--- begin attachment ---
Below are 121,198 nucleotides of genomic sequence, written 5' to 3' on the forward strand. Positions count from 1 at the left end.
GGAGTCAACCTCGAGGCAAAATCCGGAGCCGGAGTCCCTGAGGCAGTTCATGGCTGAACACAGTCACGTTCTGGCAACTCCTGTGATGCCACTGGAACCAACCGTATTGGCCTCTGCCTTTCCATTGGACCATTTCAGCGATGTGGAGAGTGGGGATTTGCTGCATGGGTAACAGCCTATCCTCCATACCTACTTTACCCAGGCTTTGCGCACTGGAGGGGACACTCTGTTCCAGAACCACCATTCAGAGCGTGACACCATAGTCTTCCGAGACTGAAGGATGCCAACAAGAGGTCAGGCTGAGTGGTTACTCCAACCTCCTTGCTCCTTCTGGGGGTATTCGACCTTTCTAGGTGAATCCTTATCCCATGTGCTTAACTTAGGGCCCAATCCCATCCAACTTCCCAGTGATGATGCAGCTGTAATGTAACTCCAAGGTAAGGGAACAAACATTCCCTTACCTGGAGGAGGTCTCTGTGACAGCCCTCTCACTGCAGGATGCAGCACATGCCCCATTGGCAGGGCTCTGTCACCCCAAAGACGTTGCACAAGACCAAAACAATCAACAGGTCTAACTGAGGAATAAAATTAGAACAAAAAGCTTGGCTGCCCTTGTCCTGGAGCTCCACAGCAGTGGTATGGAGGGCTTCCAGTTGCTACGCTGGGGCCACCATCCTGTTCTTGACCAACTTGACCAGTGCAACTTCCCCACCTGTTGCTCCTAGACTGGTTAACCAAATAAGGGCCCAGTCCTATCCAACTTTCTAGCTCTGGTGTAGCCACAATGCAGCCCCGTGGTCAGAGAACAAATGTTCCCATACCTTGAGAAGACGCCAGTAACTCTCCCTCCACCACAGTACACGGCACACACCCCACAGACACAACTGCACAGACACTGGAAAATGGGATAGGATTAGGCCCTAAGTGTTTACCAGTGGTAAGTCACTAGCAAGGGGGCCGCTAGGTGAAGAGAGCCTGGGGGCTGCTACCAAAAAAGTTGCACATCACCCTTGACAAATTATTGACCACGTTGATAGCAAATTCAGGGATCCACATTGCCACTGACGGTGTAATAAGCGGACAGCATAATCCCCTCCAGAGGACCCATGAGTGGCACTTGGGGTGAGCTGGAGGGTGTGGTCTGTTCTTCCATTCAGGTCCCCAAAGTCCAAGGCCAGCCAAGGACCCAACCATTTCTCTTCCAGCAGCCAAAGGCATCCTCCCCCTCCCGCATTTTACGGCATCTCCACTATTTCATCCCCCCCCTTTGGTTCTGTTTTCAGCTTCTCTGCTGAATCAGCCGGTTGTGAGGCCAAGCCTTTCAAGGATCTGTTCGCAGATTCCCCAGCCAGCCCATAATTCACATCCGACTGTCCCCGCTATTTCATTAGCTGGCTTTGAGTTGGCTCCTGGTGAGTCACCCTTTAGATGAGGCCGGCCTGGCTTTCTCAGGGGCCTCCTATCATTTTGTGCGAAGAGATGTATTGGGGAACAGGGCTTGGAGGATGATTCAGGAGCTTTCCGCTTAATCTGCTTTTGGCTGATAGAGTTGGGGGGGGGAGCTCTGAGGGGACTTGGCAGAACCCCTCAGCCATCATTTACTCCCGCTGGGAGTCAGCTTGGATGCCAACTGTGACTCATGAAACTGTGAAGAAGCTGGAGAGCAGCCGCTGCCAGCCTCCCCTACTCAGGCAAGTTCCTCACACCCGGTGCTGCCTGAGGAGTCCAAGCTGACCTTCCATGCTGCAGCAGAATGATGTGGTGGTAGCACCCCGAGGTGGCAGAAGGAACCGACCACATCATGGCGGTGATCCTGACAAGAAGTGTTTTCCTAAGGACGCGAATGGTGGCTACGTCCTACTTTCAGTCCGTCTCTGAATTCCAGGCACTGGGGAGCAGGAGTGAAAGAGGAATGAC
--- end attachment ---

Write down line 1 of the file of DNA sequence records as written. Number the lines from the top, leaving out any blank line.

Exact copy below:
Below are 121,198 nucleotides of genomic sequence, written 5' to 3' on the forward strand. Positions count from 1 at the left end.